FEC road haul engines going to 80% LNG

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FEC road haul engines going to 80% LNG
Posted by blue streak 1 on Monday, November 13, 2017 7:34 PM

With a captive fleet going JAV <> MIA  RT the GE locos can use up to 80% LNG.  The other 20% Diesel is needed for ignition as LNG won't light off by itself.  Interesting experiment which may save money ?  Wonder if Brightline can get Siemens to modify its Chargers as well ?  Nothing said in this link.

http://www.railjournal.com/index.php/north-america/florida-east-coast-railway-converts-locomotive-fleet-to-lng.html?channel=535

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Posted by Overmod on Monday, November 13, 2017 9:35 PM

Why if Vantuono wrote this story does it use words like ‘lorry’ and ‘wagon’?

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Posted by jeffhergert on Monday, November 13, 2017 10:12 PM

Overmod

Why if Vantuono wrote this story does it use words like ‘lorry’ and ‘wagon’?

 

Probably because the magazine the article links to is for international audiences.

Jeff  

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Posted by VOLKER LANDWEHR on Tuesday, November 14, 2017 4:03 AM

blue streak 1
Wonder if Brightline can get Siemens to modify its Chargers as well ? Nothing said in this link.

The Cummins QSK95 was design from a clear sheat with burning natural gas in mind. But it would be a spark-ignited engine:
http://social.cummins.com/cummins-hedgehog-big-green/

Quote from the link:

Abundant supplies of natural gas are becoming more readily available at lower prices than diesel. That is expected to significantly increase demand for spark-ignited natural gas engines over the next several years. Leveraging the base architecture of Hedgehog’s diesel engine, the gas platform will be fully optimized to deliver market leading performance.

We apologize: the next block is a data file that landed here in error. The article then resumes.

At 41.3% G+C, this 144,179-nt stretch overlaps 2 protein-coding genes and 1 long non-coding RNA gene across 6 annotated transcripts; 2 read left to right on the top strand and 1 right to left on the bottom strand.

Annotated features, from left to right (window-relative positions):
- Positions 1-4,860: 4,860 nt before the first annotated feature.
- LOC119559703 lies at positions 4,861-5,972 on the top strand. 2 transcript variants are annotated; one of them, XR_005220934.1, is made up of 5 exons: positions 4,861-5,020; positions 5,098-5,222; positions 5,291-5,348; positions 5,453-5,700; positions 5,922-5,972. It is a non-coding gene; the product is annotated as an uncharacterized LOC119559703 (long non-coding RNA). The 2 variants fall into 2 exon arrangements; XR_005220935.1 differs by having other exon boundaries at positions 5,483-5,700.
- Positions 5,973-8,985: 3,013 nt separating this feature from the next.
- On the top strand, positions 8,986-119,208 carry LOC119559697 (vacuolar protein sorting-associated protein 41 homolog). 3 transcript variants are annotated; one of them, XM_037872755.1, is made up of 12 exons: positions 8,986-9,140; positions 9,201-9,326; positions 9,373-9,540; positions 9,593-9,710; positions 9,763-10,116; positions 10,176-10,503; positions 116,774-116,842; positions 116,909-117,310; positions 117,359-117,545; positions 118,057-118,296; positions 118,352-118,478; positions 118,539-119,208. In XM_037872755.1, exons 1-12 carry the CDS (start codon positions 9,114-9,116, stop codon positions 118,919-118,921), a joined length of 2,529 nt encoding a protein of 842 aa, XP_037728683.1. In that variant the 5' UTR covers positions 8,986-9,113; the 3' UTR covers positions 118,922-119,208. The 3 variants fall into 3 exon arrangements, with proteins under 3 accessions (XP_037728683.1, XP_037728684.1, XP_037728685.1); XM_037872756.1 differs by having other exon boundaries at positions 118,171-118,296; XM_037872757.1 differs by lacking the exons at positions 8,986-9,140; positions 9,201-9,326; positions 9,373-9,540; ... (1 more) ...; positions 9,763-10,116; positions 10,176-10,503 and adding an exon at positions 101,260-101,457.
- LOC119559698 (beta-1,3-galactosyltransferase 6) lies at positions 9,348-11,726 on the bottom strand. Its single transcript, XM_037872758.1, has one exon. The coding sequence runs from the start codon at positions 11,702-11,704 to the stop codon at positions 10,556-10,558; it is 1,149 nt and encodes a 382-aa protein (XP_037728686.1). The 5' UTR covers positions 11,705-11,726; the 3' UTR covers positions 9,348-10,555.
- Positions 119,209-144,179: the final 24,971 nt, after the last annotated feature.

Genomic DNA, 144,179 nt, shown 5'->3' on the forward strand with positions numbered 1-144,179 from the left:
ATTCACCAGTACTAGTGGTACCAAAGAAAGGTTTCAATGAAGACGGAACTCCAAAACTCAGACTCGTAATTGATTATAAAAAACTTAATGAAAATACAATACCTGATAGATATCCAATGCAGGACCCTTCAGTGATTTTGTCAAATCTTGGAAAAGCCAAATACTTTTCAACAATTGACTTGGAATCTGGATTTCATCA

“The gas engines will not be just a derivative of the diesel engines, but uniquely designed for gas,” said Mark Levett, Cummins Vice President and General Manager – High Horsepower Business.

So the LNG version of the QSK95 would burn 100% LNG. I didn't find anything about rebuilding a QSK95 to burn LNG combustion-ignited. Technically it should be possible.
Regards, Volker

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Posted by Overmod on Tuesday, November 14, 2017 4:14 AM

VOLKER LANDWEHR
Technically it should be possible.

Technically for a variety of reasons it is NOT practical to compression-ignite cryomethane (or either injected or revaporized LNG) and there is more than ample proof in the literature why that is so.

Minimum promotion is about 5% in a practical engine, unless you go to laser ignition which has its own capital, operating, and maintenance costs.  Much easier and cheaper, in a practical locomotive that must conform to emission requirements on either of its fuels and be easily and reliably started, to use a bit more diesel than the minimum in other designs.  I think we actually described the technology used for the NextFuel system in a thread a few months ago.

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Posted by VOLKER LANDWEHR on Tuesday, November 14, 2017 9:38 AM

It is technically possible in the same way GE and EMD are accomplishing it.

In the first post is already said that the 20% diesel are needed as LNG alone doesn't compression ignite. Sorry that I didn't repeat it.
Regards, Volker

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Posted by Overmod on Tuesday, November 14, 2017 3:32 PM

Sorry, I misunderstood the point you were making — not that a 100% compression-ignition engine can run on LNG, but that you hadn’t seen a QSK variant that was adapted to burn gas fuel without being spark-ignited.

I don’t recall seeing anything about a promoted-ignition dual-fuel QSK either; perhaps as they have not finished optimizing the large QSKs for freight service quite yet (does anybody have data regarding CECX 1919??) they are watching what happens with the relatively different EMD and GE approaches before deciding on one of their own.

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